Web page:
I think you are raising a very important issue of whether meaning can be reduced to a text or, to put it a bit differently, whether meaning can embrace (code) meaning in its totality or not. I think that being a philologist, Bakhtin was professionally biased toward text and seeing (sic!) everything as a text ( that can be called textocentrism). Even more, text often is reduced to a narrative (narrativocentrism). However, one can also find his warning against verbalism (oral and written) to include actions and deeds in the notion of discourse. Bakhtin had strong emphasis on langauge in general (logocentrism). I think I agree with Bakhtin than humanization is about involving raw material of our events, happenings, deeds, and actions into a sort of public discourse but I'm not sure that this discourse always has to be langauge-based, text-based, and/or narrative-based. As Bakhtin pointed himself, even public speechlessness can be a powerful discoursive act as it was in Pushkin's drama "Boris Godunov" where people remained silent (in Russian literally "speechless" "народ безмолствует") when a new, and supposed to be illegitimate and murdorous, tsar assumed the Russian throne (instead of expressing their joy as they traditionally were suppossed to).
In my view, textualization of discourse — coding everything as text and even narrative — is both cultural and methodological problem. It makes anything that is not text or resist textualziation and narration to be non-exist.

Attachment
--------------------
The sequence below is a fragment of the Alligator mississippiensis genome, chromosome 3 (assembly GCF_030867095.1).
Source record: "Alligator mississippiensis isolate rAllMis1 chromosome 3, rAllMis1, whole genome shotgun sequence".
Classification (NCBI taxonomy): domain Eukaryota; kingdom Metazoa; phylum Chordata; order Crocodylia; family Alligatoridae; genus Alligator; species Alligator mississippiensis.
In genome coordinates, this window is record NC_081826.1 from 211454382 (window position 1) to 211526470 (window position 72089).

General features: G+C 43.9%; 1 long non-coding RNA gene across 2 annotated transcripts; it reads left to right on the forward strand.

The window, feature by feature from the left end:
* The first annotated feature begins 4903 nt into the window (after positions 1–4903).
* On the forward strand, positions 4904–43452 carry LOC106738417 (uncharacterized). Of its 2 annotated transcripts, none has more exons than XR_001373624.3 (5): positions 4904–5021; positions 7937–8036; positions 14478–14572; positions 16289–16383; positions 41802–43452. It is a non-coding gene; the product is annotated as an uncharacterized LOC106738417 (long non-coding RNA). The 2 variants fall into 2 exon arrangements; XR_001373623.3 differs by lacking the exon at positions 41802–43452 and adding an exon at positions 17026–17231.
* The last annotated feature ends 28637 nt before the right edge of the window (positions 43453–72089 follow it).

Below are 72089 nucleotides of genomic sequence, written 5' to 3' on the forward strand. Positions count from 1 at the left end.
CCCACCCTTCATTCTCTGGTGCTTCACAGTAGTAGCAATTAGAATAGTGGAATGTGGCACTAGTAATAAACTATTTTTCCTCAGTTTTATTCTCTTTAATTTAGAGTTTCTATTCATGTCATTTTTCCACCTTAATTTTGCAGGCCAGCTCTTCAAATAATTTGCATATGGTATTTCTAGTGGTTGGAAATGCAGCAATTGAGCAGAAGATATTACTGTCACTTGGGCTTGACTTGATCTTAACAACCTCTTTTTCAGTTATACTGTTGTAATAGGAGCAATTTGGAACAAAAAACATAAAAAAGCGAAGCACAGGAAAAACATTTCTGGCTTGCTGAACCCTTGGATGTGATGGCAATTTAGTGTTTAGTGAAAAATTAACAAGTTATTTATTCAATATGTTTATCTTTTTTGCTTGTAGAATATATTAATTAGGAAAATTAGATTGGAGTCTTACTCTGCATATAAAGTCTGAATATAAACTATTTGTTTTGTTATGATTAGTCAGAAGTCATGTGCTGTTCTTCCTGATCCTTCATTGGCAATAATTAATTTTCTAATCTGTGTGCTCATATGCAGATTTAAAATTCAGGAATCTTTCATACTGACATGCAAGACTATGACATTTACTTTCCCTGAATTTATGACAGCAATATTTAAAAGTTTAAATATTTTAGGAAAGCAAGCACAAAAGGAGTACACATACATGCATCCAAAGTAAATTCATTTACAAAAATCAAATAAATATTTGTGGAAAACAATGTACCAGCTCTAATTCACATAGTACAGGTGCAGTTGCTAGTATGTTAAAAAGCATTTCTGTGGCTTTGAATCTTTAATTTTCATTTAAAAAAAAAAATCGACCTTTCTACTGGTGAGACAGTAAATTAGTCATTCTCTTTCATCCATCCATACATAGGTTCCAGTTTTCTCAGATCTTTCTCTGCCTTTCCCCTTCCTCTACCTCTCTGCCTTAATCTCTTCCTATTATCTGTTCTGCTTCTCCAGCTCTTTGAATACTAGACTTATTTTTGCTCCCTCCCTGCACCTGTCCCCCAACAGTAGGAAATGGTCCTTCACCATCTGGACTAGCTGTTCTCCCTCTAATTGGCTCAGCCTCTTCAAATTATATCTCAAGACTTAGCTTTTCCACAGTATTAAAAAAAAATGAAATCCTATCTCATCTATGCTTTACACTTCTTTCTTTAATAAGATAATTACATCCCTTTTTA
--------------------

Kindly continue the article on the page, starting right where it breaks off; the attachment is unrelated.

Dear Eugene and Larry,
It is really a very important issue — about the relationship between meaning and text. The word "text" can be used in a very flexible way, to code not only a written text (of any form like: book, article, list, letter etc), but in general the substance of any oral discourse. You say above that "even public speechlessness can be a powerful discoursive act" — and that to me indicates that the minimal condition for creating meaning is discourse — some exchange of communications between people. Obviously the speechlessness as a discoursive act — creates a text in a sense of the content of the discourse.
However, you also brought an example that is very interesting, because it shows the relational quality of meaning: it can have a form of a relation created between what is expected in a given situation and what is actually created in discourse. The "speechlessness" is nothing unless it is in a situation that would require some kind of speech, or production of verbal (conceptual, emotional, and or gestural) deed or act.